But for sheer joy it was back in 1971 when I flew with BOAC super VC10 Flight 591-592 Melbourne to New York and return what a fantastic aircraft, yes it was hash power all the way.

    Ken.

  29. Dave Tonks says

    Loved your comments, Ken – I don’t give a fat rats rectum what is painted on the tail – I just want a comfortable seat at a reasonable price, and like Ken, I am happy to pay extra for it.

    One thing is for sure – I will NEVER fly Jetstar again – I know I’m carrying a little around the waist but for me not to be able to get my fold down table flat……that is cattle class at it’s absolute worst.

    BP

  30. PAUL says

    The VC10 was a great machine which is why the RAF flew them for so long & probably to look after the careers of their Air Engineers. I also like the 747-8i using the new GenX engines & wing technology from the 787. Qantas & AirNZ should also look at these great Aircraft.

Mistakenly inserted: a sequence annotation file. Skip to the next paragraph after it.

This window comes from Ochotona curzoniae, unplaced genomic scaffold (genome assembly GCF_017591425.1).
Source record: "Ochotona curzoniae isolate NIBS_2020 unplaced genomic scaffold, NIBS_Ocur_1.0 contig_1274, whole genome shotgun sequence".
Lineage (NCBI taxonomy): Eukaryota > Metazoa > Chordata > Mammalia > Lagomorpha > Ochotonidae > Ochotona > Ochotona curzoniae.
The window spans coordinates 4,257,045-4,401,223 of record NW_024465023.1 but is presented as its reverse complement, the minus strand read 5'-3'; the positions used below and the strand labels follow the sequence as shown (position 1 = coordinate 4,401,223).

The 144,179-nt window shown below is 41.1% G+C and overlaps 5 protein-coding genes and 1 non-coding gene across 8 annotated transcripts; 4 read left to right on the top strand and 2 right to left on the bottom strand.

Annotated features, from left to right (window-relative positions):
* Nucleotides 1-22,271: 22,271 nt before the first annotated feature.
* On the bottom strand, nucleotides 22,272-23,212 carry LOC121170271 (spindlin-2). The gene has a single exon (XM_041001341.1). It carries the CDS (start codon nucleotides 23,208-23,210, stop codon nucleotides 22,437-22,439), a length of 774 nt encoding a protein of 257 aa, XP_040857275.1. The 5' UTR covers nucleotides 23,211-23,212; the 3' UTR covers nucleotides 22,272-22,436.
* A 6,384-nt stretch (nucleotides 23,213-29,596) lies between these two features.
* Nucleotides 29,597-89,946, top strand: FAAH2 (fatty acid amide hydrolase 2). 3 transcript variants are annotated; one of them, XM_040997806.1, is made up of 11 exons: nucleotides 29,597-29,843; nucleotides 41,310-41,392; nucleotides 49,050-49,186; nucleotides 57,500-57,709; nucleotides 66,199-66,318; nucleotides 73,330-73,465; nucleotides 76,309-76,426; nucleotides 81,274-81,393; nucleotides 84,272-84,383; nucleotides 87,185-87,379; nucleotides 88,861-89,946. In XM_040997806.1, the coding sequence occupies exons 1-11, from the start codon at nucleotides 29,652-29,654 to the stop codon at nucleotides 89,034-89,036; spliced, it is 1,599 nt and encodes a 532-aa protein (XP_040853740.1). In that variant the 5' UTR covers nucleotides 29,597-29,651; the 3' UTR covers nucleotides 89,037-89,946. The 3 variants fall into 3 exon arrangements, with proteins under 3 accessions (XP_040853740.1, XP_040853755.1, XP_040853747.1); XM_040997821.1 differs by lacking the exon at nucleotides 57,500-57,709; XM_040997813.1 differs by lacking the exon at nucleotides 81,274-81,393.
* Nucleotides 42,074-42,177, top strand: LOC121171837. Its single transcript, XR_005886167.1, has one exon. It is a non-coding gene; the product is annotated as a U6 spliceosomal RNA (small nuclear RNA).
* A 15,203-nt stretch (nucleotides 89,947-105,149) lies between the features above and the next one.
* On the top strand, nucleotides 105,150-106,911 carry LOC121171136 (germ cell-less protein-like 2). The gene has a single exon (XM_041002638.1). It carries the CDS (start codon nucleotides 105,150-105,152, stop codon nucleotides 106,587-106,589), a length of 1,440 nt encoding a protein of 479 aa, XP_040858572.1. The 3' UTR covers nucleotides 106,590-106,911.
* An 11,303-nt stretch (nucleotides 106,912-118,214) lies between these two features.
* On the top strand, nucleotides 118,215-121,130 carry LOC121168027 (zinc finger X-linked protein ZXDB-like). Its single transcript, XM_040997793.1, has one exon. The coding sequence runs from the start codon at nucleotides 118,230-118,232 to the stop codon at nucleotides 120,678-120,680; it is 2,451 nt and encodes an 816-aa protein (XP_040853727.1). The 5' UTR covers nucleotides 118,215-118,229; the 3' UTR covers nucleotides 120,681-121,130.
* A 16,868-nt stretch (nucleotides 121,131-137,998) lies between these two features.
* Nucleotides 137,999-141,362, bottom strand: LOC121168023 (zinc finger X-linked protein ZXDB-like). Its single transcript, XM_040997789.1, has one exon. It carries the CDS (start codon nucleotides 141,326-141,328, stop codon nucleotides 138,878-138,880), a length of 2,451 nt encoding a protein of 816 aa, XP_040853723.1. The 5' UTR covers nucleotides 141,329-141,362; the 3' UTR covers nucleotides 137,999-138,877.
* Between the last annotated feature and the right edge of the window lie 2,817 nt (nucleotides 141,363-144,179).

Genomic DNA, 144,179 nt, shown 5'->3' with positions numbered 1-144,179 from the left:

31. Craigy says

    @ Stephen Boyce

    Willie Walsh has indicated that BA would like more A380 but will not be buying new because of the cost. I think I read somewhere that BA are a likely customer for the 4 or so A380s’ Singapore Airlines have returned to the lessor.

  32. mike9 says

    Live and work in Shenzhen. , Slot restrictions are in place right now. forget about trying to get a route into Guangzhou, Shanghai, Hong Kong, Beijing. and other cities. to keep up with passenger growth in China there is no other option but to buy VLA like the a380. China Southern now flies into Sydney daily with A 380’s .
    the growth out of China is expected to increase by around 11 % per year.
    It doesn’t matter where they fly to, one aircraft, one slot, as many people as possible on board . The Chinese are seriously looking at orders from Airbus , I am referencing China daily and other Chinese news outlets.

  33. Geoff says

    keep referencing mike9. You are right. There are another five million economically active Chinese people each year looking to go beyond their backyard.

    China Southern and China Eastern are very serious about orders as slot constraints dictate.